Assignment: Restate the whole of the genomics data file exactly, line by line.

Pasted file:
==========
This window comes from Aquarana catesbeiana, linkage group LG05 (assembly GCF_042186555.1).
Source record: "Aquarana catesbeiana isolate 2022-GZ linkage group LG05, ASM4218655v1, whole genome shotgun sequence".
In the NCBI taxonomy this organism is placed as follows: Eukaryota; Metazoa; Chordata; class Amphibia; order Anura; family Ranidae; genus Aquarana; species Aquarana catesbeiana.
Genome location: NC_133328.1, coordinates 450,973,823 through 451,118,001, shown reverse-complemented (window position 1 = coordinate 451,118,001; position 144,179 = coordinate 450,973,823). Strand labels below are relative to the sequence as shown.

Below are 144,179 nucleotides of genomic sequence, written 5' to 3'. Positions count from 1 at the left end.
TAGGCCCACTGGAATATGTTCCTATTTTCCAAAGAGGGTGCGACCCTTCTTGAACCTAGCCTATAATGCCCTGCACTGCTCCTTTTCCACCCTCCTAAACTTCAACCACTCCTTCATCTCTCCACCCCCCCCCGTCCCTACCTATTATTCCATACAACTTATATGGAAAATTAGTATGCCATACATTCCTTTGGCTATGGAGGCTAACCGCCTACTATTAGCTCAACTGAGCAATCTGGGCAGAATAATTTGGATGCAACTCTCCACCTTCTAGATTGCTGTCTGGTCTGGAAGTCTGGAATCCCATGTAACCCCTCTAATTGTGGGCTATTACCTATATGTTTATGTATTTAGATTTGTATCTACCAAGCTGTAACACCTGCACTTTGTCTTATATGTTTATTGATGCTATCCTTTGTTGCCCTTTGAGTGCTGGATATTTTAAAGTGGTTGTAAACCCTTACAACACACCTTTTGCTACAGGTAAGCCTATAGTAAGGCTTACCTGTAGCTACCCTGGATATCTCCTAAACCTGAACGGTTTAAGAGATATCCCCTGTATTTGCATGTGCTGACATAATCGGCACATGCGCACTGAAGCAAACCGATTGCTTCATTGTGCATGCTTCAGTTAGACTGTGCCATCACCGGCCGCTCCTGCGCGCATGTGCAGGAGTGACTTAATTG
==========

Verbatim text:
This window comes from Aquarana catesbeiana, linkage group LG05 (assembly GCF_042186555.1).
Source record: "Aquarana catesbeiana isolate 2022-GZ linkage group LG05, ASM4218655v1, whole genome shotgun sequence".
In the NCBI taxonomy this organism is placed as follows: Eukaryota; Metazoa; Chordata; class Amphibia; order Anura; family Ranidae; genus Aquarana; species Aquarana catesbeiana.
Genome location: NC_133328.1, coordinates 450,973,823 through 451,118,001, shown reverse-complemented (window position 1 = coordinate 451,118,001; position 144,179 = coordinate 450,973,823). Strand labels below are relative to the sequence as shown.

Below are 144,179 nucleotides of genomic sequence, written 5' to 3'. Positions count from 1 at the left end.
TAGGCCCACTGGAATATGTTCCTATTTTCCAAAGAGGGTGCGACCCTTCTTGAACCTAGCCTATAATGCCCTGCACTGCTCCTTTTCCACCCTCCTAAACTTCAACCACTCCTTCATCTCTCCACCCCCCCCCGTCCCTACCTATTATTCCATACAACTTATATGGAAAATTAGTATGCCATACATTCCTTTGGCTATGGAGGCTAACCGCCTACTATTAGCTCAACTGAGCAATCTGGGCAGAATAATTTGGATGCAACTCTCCACCTTCTAGATTGCTGTCTGGTCTGGAAGTCTGGAATCCCATGTAACCCCTCTAATTGTGGGCTATTACCTATATGTTTATGTATTTAGATTTGTATCTACCAAGCTGTAACACCTGCACTTTGTCTTATATGTTTATTGATGCTATCCTTTGTTGCCCTTTGAGTGCTGGATATTTTAAAGTGGTTGTAAACCCTTACAACACACCTTTTGCTACAGGTAAGCCTATAGTAAGGCTTACCTGTAGCTACCCTGGATATCTCCTAAACCTGAACGGTTTAAGAGATATCCCCTGTATTTGCATGTGCTGACATAATCGGCACATGCGCACTGAAGCAAACCGATTGCTTCATTGTGCATGCTTCAGTTAGACTGTGCCATCACCGGCCGCTCCTGCGCGCATGTGCAGGAGTGACTTAATTG